Craig custom-mounted the speedo and tach into the dash, along with four more console gauge
To provide an extra margin of safety and stiffen the body, Craig built his own rollbar.
Since Pro Touring is about stopping as well as accelerating, Craig uses a pair of Baer 13-
This Speed-Pro EFI-controlled 416ci small-block is all about torque. The Holley 1,000-cfm
Several thousand feet above the ground you hold your breath and bail out of the aircraft, and within seconds youre hurtling straight down at 125 mph. The earths surface is racing up at you as the tiny objects on the ground get closer. Separating life from death means yanking the rip cord at just the right moment. You do and immediately begin a gliding decent to your drop zone. For those who thrive on extreme sports, the word thrilling doesnt begin to describe the adrenaline rush of skydiving. As a seasoned jumper, Craig Boone has been seeking this kind of on-the-edge excitement for years. But once back on the ground, Craig needs a four-wheeled form of free-fallinghis 69 Pro Touring Camaro. And although this Camaro never leaves the ground, it is just as thrilling.
This story started after Craig read the Oct. 98 CHP story about Mark Stielows Thrasher 69 Camaro. It was then that Craig decided to build his own Pro Touring F-body. After visiting a local swap meet, he found a 69 Camaro in original condition just begging to be resurrected.
As with any true Pro Touring car, frame and suspension improvements are essential elements, and thats where Craig first concentrated his efforts. To stiffen the Camaro, he first added full-length welds to the entire subframe. Next, with the frame mounted back in the car with solid frame mounts, he welded 2x3-inch box tubing to connect the front and rear frame sections. Improved cornering capability is achieved with a Herb Adams front sway bar, relocated upper control arms, Koni shocks, Global West front bushings, and Guldstrand coil springs. For better rear-suspension grip, Craig fabricated a set of traction bars built from steel and aluminum stock, made his own set of aluminum leaf-spring bushings, and moved each rear spring inboard 1-½ inches for extra tire clearance.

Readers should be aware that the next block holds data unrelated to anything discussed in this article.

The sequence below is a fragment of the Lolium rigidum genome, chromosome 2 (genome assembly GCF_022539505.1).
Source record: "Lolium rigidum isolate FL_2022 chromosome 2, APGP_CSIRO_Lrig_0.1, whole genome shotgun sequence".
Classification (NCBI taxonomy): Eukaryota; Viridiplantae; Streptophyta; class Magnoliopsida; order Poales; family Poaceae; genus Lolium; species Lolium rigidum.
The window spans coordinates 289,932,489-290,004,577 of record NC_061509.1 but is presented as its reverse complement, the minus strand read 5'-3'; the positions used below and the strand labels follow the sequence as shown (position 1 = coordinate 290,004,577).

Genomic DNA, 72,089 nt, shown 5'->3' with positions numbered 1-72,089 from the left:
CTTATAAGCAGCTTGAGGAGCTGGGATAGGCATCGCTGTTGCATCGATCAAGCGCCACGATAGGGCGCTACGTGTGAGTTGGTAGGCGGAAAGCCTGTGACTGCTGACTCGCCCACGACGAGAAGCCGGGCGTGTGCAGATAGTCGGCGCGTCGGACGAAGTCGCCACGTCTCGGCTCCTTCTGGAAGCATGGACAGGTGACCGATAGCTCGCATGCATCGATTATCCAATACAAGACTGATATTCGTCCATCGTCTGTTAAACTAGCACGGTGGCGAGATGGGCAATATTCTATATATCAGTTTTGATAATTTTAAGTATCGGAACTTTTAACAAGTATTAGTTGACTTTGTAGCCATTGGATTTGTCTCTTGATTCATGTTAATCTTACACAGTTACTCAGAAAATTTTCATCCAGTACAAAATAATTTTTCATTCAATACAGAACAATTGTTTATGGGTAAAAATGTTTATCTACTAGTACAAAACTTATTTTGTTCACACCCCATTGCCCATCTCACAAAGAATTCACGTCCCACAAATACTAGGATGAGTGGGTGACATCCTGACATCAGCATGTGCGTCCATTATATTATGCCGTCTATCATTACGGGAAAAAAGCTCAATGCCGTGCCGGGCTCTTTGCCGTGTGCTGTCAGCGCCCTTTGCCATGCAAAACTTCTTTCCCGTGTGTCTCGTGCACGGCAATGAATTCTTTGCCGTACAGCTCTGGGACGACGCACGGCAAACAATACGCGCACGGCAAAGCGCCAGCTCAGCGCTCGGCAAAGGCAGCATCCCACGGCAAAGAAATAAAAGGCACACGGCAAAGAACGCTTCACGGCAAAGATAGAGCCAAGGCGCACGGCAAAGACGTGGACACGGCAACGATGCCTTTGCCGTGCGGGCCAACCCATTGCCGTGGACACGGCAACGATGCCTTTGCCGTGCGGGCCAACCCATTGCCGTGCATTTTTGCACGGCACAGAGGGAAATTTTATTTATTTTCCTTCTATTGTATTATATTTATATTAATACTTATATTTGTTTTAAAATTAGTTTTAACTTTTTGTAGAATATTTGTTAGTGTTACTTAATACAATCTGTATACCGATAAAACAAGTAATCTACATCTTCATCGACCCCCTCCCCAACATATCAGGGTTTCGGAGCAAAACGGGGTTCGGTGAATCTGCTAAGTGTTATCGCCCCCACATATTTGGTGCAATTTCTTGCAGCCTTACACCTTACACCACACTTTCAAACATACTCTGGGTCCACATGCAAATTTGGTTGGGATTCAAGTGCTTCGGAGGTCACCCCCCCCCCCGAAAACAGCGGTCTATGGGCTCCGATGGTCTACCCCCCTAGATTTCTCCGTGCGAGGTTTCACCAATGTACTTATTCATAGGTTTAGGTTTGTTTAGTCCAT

To power the Pro Touring Camaro, Craig assembled a 416ci small-block fed via a Holley multiport electronic fuel injection system with a five-speed transmission to harness the power. Because lots of power requires commensurate breathing capability, Craig added a set of aluminum Air Flow Research 210cc cylinder heads with 2.08-inch intake and 1.60-inch exhaust valves. Activating the oversize valves is a Crane hydraulic roller camshaft with 0.539-inch intake and 0.558-inch exhaust lift.
Inside the Camaro, Craig built his own four-point rollbar made from 2-inch tubing with 0.120-inch wall thickness. To accurately monitor engine data, he designed a custom-built gauge panel with a full set of Auto Meter instruments where the stock in-dash and console pieces used to reside.
We had a chance to spend a day with Craig riding in and driving his Pro Touring Camaro. To fully appreciate its capabilities, we motored out near Edwards Air Force base located in the desert 90 minutes north of Los Angeles. The temperature was near 100 degrees, but with help from the Griffin radiator, Stewart water pump, and dual Spal 11-inch fans, the car handled the drive easily without overheating. High-speed stopping is enhanced via a four-wheel disc brake system utilizing front 13-inch Baer rotors. The power in each gear is astounding, and negotiating the custom-built five-speed shifter through the gears is a blast. Craig has had the engine dyno-tested and at 475 hp at 5,250 rpm, with torque spinning 526 lb-ft at 4,250 rpm. Add all this together and you have a car that flies. And thats just the way Craig likes it.